Cheilitis is inflammation affecting the lips. Angular cheilitis usually begins as redness and peeling of the skin at the angles (corners) of the mouth. As the condition continues, cracks occur in the skin and mucous membranes at the commissure (corners) of the lips. This condition is usually caused by infection with Candida albicans. Other factors may also contribute to the lesions. These include vitamin B complex deficiency and decreased vertical dimension associated with inadequate dentures. Angular cheilitis is also a frequent finding in patients who have been infected with the human immunodeficiency virus (HIV).

1-54. AMALGAM TATTOO (Figure 1-15)

Small, pigmented areas are common in the oral mucosa and are generally associated with tissue adjacent to restored teeth. During the placement of fillings, amalgam may find its way into soft tissue causing a discoloration. If clinical diagnosis can establish a definite diagnosis of amalgam tattoo, no treatment is necessary. An amalgam tattoo may be associated with the alveolar ridge or other mucosal tissue in patients without teeth. If there is a doubt concerning the diagnosis, a biopsy should be done. Pigmented soft tissue tumors are not frequently found on oral mucosa, though when found, they range from a benign freckle to malignant melanoma.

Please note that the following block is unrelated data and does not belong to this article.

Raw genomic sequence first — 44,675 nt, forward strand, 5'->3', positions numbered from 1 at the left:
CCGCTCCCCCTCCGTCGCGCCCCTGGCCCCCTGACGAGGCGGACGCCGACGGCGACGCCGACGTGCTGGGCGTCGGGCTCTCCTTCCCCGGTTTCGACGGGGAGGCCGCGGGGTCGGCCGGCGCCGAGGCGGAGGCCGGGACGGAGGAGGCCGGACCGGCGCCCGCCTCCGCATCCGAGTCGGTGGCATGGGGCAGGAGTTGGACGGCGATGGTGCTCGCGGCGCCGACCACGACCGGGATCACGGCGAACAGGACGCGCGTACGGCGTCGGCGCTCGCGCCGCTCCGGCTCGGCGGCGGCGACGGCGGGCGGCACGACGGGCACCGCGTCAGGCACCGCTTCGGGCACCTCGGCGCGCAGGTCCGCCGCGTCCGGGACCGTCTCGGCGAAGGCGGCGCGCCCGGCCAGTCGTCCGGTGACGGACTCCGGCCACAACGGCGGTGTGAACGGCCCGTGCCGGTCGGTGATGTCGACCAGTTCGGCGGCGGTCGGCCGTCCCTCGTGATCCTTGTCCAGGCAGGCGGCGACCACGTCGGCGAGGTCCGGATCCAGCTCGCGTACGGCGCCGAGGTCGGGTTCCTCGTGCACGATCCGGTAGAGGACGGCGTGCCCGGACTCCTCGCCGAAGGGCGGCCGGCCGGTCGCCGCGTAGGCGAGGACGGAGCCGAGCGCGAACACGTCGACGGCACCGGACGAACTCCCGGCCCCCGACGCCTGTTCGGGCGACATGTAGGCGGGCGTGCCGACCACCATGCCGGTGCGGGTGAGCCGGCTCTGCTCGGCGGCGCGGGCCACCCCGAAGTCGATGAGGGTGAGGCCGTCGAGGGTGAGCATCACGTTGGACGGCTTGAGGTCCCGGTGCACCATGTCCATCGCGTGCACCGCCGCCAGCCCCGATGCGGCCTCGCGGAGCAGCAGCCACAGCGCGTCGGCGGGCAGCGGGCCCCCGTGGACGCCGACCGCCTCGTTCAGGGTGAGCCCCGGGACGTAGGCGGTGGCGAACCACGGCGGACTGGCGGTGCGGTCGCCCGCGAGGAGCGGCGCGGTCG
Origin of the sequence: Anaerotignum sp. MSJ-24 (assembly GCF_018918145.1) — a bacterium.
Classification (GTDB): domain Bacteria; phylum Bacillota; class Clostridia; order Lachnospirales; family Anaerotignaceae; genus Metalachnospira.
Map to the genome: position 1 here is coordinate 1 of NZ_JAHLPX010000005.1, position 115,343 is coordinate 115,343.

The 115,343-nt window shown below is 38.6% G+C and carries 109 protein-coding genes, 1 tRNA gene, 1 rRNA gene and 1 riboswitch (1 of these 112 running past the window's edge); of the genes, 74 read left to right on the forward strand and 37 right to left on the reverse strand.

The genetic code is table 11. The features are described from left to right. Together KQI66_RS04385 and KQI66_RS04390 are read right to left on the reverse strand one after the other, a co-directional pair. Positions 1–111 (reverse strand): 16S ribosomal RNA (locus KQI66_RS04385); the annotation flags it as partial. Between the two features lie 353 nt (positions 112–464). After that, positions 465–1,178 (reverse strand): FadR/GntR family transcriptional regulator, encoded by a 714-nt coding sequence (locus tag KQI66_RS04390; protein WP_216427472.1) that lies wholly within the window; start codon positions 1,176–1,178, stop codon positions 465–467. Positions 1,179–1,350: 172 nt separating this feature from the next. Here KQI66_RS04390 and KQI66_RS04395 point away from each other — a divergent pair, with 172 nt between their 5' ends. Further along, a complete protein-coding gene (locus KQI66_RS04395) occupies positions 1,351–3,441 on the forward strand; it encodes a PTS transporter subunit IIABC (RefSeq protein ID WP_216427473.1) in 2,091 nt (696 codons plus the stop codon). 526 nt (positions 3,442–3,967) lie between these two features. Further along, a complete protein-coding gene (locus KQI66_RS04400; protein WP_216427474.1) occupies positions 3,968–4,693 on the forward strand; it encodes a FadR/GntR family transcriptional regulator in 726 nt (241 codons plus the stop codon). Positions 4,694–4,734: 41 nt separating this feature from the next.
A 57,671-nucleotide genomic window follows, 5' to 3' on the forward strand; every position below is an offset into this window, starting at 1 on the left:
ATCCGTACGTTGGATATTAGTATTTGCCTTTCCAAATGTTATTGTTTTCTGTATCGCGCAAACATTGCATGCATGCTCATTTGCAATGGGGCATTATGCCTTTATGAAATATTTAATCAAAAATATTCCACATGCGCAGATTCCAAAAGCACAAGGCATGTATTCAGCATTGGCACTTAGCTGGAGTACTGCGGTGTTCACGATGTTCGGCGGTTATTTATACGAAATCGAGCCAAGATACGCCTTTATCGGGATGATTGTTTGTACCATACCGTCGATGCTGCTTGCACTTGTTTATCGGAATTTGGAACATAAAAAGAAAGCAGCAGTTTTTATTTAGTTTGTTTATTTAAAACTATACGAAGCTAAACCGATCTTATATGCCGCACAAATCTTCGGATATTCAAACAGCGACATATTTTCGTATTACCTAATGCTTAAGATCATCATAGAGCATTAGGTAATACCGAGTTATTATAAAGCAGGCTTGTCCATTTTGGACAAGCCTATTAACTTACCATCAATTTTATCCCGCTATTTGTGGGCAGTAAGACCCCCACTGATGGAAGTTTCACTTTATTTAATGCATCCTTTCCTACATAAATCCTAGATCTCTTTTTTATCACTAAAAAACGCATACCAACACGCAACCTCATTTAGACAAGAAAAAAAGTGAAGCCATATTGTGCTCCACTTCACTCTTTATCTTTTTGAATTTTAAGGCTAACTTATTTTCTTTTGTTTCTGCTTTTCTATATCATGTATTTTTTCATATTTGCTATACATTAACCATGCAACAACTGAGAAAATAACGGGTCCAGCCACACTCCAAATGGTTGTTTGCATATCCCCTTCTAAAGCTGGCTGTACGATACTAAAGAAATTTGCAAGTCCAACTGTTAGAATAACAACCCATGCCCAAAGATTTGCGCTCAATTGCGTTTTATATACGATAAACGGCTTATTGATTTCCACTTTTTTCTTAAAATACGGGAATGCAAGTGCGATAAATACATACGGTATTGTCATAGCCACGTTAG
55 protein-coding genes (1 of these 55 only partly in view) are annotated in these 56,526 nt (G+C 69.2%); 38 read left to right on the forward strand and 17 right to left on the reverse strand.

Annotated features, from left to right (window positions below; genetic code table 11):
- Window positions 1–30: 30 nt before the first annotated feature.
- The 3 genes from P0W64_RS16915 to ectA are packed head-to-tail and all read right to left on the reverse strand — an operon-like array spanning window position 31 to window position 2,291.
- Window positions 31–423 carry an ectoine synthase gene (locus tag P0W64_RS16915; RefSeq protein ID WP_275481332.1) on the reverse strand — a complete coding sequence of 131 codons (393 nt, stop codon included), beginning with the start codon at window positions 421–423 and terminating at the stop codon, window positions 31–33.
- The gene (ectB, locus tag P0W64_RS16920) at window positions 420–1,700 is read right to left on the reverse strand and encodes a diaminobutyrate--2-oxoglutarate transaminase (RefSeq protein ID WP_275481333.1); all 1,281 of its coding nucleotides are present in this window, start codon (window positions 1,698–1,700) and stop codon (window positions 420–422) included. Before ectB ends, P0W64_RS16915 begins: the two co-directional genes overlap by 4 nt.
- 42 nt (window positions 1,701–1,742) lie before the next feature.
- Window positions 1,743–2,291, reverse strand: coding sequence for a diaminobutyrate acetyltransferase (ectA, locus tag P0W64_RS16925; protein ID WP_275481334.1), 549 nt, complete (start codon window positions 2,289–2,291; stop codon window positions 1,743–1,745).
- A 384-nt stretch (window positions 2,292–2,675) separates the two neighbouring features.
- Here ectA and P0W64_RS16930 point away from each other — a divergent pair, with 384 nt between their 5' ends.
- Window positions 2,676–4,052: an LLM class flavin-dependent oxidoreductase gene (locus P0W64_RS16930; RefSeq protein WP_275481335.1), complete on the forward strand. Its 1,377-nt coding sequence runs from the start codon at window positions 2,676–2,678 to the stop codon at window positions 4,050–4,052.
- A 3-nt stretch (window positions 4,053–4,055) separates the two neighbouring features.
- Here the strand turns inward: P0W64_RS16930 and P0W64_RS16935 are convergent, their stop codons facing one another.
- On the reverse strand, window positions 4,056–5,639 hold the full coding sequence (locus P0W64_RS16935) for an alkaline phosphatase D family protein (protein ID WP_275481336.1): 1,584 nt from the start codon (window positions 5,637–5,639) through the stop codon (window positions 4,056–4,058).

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Figure 1-15. Amalgam tattoo.

NOTE: This pigmented palatal lesion is not directly associated with the dentition. Amalgam particles may be found throughout the oral cavity. Amalgam particles can generally be identified as such on radiographs. Any questionable cause of tissue discoloration should be evaluated histologically after biopsy.


Aspirin burn is a chemical burn caused by holding aspirin tablets against the mucous membranes to relieve toothache. The treatment is usually palliative (medications are used to relieve discomfort but not to cure the lesions) and the prevention of secondary infection is considered.

1-56. NICOTINIC STOMATITIS (Figure 1-16)

The condition is caused by smoking, especially pipe-smoking. The irritation from heat and combustion products stimulates increased production of new epithelial cells resulting in hyperkeratosis (thickening of the layer of keratin on the epithelium) of the mucosal surface of the palate. The ductal openings of the minor salivary glands become inflamed, forming tiny spots, points, or depressions (a punctate appearance). Treatment requires elimination of the smoking habit.